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Pakistan Huffaz Get Ready for Tarawih

Published: 27/06/2013 04:18:15 PM GMT
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KARACHI - Wearing a white traditional round cap and sitting on a rug, Hafiz Atif Latif is busy revising verses of the Noble Qur'an Quran to lead the Tarawih prayers during the holy fasting month of Ramadan.“This will Insha (more)

KARACHI - Wearing a white traditional round cap and sitting on a rug, Hafiz Atif Latif is busy revising verses of the Noble Qur'an Quran to lead the Tarawih prayers during the holy fasting month of Ramadan.

“This will Inshaullah be my 8th consecutive Ramadan when I will be leading the Tarawih prayers,” Latif, who has been leading the prayers at a small mosque in his neighborhood, told

“The excitement (of leading Tarawih) has increased with every passing year.”

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Ramadan, the holiest month in Islamic calendar, is set to start next month.

During the holy month, special evening prayers (Tarawih) are performed during which long portions of the Qur'an are recited.

“Leading Tarawih means a lot to me and my colleagues,” Hafiz Latif said.

“It means that you are not reciting Qur'an for yourself but also on behalf of hundreds of those listening to the Qur'an standing behind you.”

The Pakistani hafiz replaced his grandfather, who led Tarawih for over 30 years in the same Mosque.

Despite his excitement factor, Latif does not take it as an easy task.

He and his colleagues who too lead Tarawih in different mosques start revising the Noble Qur'an with the advent of Sha'ban in order to minimize the chances of mistakes.

This process is known as Daur (revision) in local language.

Daur can be conducted individually too, but in most cases, the Huffaz revise the Qur'an in groups in order to assist each other.

“This is not at all an easy business,” said Hafiz Yousaf Jatoi, who memorized the Qur'an along with hafiz Latif a decade ago and is going to lead Tarawih at another local mosque.

“It needs a lot of confidence, and concentration.

“That's why, with the beginning of Sha'ban, we all friends (Huffaz) get together here and revise the Qur'an so that we can maintain the pace and fluency in Tarawih.”

The Qur'an is divided into equal parts called “Juz” for the purpose of reading sections of equal length during each of Ramadan nights.

Each part is read during Tarawih on successive evenings, so that by the end of the holy month the entire Qur'an has been completed.

Muslims - both men and women - attend the Tarawih prayers in the mosques after `Isha (the last evening prayer) to pray in congregation.

One may also perform the prayers individually at home, but praying in congregation is preferred.

The Tarawih prayers are voluntary, but are strongly recommended and widely practiced.


Muslim religious leaders say that confidence is the main factor required for a Hafiz to lead Tarawih.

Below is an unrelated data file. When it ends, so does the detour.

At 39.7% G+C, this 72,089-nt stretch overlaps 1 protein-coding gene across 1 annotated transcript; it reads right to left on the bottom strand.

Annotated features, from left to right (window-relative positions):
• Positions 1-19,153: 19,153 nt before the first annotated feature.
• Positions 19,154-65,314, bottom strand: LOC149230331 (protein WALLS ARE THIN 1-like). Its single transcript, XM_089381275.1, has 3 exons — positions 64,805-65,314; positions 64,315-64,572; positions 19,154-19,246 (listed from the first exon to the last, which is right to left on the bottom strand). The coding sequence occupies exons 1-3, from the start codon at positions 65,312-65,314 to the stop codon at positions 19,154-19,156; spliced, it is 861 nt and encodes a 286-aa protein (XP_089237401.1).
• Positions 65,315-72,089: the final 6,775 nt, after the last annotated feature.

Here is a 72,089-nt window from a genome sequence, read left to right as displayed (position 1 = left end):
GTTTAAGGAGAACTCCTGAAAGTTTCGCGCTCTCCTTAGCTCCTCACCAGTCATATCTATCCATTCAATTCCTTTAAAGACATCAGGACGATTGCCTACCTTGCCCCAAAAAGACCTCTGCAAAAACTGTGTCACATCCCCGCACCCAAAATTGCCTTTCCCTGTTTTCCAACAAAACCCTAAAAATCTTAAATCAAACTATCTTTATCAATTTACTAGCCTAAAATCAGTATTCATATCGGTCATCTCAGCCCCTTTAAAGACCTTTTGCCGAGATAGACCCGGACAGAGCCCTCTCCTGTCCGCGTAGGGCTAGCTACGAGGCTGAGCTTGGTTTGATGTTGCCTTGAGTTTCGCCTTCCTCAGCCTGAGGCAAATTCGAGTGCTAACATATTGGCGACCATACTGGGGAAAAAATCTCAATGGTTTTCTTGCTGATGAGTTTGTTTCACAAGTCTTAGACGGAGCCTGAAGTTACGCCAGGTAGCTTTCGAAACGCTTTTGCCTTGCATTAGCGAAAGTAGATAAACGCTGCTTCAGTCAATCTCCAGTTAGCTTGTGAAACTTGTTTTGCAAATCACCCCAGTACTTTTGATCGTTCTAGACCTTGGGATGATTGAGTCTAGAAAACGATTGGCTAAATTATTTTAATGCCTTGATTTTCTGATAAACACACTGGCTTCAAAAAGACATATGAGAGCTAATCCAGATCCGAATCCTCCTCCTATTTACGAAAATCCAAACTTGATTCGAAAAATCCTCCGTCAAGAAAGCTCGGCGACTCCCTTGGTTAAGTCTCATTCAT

“Leading prayers at a congregation, where hundreds and in many cases thousands of people are standing behind you, needs confidence,” Yousaf, who has become an experienced prayer leader remarked with a smile on his face, told

“Most of the Huffaz are not diverted or mix up the verses because of poor memory but because of lack of confidence.”

In most cases, a fresh Hafiz is not preferred to lead Tarawih as he may not handle the pressure of huge gatherings.

In initial years, he stands behind the Tarawih leader as a “Sameh” (to guide the leader in case of mistake) so that he develops confidence.

“I stood behind my senior for three initial years, and when my teachers felt that I could handle the pressure then they promoted me to the Tarawih leader,” Yousaf said.

Recalling his first year as a Tarawih leader, Yousaf said his legs were trembling when he led the first prayers seven years ago.

“The feeling that everyone standing behind is all ears to you is enough to shake your confidence,” he told

“It's not like leading the ordinary (five-time) prayers because they are short and you can recite any verses from Qur'an.

“But this is not the case here. You have to recite in an order, and the full Qur'an,” he said, looking towards his smiling colleagues who seemed to enjoy the memories of those initial years.

Hafiz Latif too shares his experience of initial years.

“You are not the only Hafiz there. Especially in my case, my grandfather who taught hundreds of Huffaz would stand behind me,” he said.

“He was such a tough teacher, and hardly gave credit to his students for their good memories,” said Latif, who could not control his smile that spread on his bearded face.

“You can imagine how easily your confidence can be shaken when such tough teachers stand behind you (in Tarawih).

“However, with the passage of time and practice (Daur), you pick the confidence.”

Muslims dedicate their time during the holy month to be closer to Allah through prayers, self-restraint and good deeds.

It is customary for Muslims to spend part of the days during Ramadan studying the Noble Qur'an.Many men perform i`tikaf (spiritual retreat), spending the last 10 days of the month exclusively in the mosque.

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